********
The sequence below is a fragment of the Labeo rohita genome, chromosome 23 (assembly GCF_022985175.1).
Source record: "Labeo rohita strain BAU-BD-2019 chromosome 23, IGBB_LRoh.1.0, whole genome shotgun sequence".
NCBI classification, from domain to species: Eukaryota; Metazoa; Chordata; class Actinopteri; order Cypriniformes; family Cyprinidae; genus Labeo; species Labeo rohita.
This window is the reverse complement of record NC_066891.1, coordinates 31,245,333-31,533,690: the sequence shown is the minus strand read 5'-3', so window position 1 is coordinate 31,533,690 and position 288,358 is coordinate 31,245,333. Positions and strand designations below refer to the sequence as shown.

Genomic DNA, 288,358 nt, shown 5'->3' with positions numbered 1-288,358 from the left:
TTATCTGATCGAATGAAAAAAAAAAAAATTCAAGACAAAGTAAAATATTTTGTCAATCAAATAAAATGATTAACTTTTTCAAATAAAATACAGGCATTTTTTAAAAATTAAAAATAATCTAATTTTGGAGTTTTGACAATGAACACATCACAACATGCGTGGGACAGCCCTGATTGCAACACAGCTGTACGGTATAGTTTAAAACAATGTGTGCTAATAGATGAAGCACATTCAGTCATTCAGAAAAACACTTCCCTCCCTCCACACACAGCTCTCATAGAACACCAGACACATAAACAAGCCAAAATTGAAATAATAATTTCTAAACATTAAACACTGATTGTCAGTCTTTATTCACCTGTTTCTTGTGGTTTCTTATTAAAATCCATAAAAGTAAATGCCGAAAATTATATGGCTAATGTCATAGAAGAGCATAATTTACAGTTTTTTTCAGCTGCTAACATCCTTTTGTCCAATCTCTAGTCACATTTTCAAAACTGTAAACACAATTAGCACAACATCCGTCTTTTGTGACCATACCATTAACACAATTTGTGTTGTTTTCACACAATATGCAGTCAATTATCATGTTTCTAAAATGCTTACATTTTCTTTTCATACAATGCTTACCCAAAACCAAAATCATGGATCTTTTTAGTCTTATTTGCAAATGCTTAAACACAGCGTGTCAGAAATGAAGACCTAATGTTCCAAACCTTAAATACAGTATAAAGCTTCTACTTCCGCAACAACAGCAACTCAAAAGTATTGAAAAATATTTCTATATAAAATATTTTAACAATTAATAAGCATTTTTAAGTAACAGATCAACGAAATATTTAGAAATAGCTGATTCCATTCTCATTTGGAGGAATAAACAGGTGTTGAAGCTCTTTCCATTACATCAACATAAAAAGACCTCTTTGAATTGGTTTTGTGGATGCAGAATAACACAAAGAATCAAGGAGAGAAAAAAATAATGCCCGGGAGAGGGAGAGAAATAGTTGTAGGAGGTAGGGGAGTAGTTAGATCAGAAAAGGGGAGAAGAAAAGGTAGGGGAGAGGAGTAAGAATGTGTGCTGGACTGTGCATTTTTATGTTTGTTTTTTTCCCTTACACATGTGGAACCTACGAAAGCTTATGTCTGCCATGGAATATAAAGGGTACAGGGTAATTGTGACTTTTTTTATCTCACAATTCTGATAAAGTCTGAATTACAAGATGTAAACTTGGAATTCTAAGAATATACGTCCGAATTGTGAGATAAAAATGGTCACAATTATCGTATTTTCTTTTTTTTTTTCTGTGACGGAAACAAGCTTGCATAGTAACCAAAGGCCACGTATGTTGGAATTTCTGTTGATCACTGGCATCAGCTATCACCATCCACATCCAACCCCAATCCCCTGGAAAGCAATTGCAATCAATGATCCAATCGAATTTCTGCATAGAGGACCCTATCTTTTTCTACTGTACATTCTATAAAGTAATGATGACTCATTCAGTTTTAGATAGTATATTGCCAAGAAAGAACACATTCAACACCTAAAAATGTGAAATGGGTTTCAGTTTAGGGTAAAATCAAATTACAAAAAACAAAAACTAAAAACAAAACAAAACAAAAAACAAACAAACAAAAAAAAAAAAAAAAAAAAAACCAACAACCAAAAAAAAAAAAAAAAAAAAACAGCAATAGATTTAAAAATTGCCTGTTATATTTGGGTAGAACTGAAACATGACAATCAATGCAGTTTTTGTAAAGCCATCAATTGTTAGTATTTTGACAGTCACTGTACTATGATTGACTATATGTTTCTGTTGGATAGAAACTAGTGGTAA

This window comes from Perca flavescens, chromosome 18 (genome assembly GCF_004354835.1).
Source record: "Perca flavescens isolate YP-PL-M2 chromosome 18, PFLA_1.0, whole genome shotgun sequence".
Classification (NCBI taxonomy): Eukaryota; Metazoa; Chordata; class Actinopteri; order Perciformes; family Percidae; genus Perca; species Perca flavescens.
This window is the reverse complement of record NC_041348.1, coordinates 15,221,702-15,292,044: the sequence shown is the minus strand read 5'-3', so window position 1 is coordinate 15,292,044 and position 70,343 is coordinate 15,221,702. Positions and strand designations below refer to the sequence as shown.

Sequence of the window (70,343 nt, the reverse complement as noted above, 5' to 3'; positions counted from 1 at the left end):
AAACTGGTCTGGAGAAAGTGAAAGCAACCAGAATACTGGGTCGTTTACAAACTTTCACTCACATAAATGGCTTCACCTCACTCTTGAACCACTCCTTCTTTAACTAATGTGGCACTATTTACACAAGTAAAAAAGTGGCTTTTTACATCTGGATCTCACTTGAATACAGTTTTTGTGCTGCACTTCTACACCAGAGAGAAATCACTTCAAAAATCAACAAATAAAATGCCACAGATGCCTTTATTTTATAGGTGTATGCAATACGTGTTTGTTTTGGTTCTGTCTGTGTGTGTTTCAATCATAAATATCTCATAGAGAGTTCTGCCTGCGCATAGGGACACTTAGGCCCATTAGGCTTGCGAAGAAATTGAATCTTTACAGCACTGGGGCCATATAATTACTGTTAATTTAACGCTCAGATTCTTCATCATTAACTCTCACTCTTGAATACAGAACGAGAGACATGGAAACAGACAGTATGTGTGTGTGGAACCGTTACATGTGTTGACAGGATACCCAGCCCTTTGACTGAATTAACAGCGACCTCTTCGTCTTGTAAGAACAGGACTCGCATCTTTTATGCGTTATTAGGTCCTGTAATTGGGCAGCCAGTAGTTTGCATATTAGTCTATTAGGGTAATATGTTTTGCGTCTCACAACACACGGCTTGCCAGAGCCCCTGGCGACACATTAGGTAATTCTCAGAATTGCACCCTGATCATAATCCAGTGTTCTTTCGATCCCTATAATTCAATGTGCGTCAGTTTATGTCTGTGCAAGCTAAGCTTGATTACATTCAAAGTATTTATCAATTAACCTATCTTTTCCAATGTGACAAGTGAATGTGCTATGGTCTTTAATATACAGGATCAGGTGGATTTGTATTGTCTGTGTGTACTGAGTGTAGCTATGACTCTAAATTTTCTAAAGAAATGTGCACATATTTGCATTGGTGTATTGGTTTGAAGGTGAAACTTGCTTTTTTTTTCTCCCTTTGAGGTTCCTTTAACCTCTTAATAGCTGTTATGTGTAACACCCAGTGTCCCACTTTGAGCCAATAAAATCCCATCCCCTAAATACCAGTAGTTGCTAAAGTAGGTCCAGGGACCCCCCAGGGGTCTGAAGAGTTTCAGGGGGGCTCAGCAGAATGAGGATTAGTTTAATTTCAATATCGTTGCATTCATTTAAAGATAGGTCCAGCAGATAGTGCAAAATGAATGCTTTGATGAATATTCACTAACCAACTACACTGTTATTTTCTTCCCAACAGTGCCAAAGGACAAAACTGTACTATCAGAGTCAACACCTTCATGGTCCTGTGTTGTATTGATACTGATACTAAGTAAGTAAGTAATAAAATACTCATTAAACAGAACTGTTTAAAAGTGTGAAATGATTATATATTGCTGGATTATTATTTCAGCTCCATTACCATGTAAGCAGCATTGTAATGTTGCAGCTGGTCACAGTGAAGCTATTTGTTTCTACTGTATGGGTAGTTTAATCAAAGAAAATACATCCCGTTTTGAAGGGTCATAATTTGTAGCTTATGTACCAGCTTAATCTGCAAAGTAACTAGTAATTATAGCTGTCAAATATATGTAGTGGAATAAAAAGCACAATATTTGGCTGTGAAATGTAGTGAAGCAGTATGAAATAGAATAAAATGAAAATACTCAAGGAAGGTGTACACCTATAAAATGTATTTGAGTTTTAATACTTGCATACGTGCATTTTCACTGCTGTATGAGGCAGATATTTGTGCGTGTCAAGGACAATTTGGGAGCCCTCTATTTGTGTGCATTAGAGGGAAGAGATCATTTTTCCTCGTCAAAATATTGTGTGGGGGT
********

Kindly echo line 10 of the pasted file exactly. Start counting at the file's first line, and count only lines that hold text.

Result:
This window is the reverse complement of record NC_041348.1, coordinates 15,221,702-15,292,044: the sequence shown is the minus strand read 5'-3', so window position 1 is coordinate 15,292,044 and position 70,343 is coordinate 15,221,702. Positions and strand designations below refer to the sequence as shown.